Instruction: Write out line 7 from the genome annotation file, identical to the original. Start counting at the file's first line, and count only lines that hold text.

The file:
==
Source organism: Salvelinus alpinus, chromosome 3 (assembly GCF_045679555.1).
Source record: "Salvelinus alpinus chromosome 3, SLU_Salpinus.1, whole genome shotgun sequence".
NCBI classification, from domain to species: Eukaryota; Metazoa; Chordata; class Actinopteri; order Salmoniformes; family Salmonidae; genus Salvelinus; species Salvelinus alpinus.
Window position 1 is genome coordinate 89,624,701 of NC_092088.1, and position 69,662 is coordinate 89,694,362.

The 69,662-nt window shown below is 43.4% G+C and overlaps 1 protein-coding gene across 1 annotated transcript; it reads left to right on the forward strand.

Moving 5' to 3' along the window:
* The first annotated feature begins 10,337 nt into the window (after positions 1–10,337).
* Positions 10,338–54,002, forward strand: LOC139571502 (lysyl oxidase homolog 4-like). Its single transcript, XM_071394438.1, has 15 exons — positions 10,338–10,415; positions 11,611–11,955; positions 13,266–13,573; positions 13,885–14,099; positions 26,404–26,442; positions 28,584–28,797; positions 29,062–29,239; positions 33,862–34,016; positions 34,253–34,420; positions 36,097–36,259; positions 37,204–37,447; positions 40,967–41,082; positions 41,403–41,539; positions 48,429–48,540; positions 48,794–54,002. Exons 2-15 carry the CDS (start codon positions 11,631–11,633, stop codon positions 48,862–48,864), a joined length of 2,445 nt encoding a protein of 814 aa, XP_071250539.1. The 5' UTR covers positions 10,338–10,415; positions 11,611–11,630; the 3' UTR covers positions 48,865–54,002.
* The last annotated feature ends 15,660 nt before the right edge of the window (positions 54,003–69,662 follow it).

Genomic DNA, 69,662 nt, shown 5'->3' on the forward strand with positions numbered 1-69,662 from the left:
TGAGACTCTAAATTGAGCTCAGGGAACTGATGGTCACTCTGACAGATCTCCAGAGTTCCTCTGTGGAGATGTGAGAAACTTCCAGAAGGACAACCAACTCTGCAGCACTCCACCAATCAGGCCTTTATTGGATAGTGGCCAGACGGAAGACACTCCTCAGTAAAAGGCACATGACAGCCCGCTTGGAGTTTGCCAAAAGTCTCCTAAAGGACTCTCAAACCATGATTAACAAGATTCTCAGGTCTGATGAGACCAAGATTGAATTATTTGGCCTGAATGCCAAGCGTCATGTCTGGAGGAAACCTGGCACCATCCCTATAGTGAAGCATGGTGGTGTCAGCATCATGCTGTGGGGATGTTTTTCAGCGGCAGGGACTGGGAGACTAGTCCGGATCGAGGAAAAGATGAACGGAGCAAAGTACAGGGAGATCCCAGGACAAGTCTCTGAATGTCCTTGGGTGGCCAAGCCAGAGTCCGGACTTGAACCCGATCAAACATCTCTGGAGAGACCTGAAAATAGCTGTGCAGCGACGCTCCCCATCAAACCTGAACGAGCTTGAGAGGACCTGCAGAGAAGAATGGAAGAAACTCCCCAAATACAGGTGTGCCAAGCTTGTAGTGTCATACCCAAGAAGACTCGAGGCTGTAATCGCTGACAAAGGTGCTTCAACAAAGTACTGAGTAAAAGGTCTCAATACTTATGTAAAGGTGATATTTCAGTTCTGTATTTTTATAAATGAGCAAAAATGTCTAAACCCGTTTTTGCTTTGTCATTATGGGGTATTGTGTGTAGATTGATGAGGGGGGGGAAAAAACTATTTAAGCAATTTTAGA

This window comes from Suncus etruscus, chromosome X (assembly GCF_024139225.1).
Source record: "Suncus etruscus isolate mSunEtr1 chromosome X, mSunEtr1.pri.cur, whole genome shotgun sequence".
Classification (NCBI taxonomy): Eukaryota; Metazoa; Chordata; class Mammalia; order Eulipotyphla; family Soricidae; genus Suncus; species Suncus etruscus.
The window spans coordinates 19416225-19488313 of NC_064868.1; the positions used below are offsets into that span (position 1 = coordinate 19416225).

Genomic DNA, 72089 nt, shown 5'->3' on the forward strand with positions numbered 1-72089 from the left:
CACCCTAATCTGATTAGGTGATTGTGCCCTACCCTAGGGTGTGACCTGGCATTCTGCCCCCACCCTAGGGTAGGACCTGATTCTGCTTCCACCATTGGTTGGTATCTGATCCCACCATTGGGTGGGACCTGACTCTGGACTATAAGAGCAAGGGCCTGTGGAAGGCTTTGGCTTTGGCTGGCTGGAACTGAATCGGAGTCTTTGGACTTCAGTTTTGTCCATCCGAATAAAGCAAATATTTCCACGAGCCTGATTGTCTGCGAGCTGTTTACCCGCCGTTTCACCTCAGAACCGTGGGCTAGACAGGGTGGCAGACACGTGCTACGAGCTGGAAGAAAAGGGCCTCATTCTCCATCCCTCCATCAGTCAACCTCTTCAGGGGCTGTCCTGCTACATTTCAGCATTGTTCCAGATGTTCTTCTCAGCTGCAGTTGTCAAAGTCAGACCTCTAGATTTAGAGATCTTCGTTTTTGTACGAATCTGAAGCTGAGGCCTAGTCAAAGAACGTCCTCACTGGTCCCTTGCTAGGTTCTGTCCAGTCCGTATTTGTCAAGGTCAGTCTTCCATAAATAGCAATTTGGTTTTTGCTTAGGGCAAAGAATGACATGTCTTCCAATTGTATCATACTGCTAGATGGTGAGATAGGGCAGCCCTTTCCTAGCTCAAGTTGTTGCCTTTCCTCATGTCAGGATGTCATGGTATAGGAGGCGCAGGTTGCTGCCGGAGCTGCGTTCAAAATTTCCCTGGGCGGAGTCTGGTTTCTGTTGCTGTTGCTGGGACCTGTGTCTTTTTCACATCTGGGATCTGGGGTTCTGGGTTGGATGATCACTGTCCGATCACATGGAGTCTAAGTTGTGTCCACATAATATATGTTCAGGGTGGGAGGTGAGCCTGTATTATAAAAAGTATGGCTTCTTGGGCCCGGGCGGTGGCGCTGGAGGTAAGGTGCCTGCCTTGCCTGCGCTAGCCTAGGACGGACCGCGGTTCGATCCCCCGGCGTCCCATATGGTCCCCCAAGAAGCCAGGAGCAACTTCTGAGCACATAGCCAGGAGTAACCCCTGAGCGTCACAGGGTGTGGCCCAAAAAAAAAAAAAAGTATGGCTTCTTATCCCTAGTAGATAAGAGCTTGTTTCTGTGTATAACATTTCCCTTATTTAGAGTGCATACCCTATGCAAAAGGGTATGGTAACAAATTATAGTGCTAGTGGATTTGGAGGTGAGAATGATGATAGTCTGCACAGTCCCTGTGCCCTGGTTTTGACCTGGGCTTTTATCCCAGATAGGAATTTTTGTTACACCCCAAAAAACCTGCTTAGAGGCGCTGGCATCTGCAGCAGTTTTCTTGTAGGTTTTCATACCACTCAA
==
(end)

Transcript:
* The first annotated feature begins 10,337 nt into the window (after positions 1–10,337).